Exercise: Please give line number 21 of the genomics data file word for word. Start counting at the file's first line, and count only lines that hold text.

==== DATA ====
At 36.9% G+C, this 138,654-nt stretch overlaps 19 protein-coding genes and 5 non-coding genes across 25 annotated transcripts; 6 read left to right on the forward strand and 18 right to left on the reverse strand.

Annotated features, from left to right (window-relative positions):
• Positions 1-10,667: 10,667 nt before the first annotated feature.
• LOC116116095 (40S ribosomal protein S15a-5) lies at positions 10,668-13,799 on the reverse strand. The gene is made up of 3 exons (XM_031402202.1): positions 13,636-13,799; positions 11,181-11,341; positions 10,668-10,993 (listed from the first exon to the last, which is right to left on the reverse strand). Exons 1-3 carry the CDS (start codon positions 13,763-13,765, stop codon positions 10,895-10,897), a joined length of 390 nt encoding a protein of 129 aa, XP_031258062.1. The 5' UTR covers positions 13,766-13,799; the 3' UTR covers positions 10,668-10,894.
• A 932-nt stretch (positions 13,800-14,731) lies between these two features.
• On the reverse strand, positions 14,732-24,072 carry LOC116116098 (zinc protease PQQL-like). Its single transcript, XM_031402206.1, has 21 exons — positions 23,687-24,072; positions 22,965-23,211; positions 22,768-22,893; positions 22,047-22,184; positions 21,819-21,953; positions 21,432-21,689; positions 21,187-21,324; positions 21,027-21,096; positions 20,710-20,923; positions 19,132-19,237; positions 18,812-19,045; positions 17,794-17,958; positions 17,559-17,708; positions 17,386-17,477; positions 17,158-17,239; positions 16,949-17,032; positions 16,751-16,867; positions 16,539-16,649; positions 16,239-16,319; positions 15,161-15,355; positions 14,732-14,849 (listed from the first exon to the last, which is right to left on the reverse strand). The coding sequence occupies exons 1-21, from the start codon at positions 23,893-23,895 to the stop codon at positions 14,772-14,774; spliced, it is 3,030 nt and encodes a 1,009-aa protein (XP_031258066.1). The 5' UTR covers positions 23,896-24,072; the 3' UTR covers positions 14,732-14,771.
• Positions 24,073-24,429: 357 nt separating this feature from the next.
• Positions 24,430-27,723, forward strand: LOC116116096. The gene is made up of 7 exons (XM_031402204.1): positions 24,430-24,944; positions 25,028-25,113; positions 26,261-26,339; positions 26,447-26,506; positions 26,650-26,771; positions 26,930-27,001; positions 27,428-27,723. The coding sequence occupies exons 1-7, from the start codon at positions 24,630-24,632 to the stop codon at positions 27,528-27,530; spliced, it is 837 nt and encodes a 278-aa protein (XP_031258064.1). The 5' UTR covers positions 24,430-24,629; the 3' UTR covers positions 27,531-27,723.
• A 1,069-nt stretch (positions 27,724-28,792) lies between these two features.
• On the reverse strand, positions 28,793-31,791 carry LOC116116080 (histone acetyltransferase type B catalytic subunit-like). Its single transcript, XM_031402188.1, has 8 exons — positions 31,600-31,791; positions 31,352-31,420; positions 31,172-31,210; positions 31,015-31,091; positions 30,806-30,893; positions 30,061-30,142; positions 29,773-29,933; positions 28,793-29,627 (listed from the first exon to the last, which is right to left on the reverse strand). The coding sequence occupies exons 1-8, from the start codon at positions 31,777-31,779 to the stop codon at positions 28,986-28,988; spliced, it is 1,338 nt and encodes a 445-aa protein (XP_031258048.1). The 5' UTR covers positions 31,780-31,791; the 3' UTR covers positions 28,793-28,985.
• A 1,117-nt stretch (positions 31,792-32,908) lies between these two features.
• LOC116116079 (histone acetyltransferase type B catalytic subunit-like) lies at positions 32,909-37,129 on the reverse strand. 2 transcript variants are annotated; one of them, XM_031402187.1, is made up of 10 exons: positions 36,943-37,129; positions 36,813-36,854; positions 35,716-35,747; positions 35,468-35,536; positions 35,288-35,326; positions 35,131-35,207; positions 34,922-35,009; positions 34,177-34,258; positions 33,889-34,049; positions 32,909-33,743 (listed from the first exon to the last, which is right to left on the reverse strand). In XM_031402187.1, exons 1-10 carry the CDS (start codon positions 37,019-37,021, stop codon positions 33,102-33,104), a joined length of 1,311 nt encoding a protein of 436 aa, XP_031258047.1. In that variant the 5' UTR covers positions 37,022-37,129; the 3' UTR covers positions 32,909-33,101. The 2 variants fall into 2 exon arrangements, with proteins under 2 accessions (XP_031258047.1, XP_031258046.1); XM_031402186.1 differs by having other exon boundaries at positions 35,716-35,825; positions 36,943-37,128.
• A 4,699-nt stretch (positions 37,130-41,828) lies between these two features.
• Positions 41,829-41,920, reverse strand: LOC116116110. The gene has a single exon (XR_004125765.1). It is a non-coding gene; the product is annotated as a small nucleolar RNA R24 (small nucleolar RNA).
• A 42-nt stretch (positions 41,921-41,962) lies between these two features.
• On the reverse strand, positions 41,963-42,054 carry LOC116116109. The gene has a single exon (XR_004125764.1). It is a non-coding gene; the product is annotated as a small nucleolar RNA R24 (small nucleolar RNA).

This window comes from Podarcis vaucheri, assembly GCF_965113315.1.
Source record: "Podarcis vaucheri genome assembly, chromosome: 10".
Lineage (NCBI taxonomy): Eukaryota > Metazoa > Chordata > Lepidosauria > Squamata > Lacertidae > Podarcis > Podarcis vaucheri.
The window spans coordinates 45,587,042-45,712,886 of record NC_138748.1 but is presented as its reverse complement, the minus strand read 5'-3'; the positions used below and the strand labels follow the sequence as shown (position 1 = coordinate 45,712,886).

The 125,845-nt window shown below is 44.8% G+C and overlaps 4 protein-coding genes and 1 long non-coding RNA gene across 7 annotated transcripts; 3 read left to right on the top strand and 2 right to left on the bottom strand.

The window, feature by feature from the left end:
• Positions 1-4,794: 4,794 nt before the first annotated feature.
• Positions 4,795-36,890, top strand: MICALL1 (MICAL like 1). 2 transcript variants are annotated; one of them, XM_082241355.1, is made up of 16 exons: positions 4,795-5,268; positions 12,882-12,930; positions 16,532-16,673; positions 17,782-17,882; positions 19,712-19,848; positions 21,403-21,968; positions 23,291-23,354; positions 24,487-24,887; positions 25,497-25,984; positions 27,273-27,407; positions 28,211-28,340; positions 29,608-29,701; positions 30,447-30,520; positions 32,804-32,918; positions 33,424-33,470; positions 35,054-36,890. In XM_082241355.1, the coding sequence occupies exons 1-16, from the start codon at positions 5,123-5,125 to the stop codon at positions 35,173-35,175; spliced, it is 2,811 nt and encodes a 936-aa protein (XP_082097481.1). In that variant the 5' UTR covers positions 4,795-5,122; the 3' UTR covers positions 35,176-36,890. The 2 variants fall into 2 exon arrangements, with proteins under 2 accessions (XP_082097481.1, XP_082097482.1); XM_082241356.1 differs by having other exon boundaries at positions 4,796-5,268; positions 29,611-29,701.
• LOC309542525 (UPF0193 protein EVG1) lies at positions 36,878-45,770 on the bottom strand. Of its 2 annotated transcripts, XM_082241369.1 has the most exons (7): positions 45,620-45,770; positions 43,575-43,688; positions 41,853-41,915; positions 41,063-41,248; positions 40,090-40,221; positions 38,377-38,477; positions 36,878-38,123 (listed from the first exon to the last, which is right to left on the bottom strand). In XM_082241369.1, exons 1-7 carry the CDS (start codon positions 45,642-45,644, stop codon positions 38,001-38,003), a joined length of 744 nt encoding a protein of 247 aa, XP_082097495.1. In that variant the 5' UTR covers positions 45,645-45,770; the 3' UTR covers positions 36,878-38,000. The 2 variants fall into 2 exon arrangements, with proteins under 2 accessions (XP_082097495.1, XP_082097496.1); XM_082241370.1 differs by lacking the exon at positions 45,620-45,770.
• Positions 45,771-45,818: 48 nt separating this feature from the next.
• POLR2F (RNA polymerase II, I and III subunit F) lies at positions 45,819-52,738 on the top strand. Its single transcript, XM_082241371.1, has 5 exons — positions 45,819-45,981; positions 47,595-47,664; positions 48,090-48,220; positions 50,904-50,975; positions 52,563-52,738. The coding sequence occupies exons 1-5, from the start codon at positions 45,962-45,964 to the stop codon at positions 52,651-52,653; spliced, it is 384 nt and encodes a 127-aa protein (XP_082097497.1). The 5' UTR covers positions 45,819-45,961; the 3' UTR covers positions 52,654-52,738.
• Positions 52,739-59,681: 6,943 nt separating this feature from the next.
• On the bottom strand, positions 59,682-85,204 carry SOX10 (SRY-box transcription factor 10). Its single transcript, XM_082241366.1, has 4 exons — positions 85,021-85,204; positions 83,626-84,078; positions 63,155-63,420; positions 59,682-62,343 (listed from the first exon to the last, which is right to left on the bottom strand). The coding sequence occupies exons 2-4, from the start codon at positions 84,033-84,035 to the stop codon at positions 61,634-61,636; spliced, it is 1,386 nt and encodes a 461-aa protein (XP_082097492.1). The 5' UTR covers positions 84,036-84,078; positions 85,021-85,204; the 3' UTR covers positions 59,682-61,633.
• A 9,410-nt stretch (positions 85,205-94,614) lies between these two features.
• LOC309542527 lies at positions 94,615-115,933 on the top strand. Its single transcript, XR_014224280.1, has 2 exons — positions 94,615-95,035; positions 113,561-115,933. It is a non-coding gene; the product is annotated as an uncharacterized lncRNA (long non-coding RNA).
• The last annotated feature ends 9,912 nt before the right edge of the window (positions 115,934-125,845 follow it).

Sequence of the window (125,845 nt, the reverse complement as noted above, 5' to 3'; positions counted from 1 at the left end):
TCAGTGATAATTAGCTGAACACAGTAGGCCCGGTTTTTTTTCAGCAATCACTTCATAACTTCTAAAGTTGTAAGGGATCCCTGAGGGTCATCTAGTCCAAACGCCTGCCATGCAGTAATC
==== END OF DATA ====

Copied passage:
The 125,845-nt window shown below is 44.8% G+C and overlaps 4 protein-coding genes and 1 long non-coding RNA gene across 7 annotated transcripts; 3 read left to right on the top strand and 2 right to left on the bottom strand.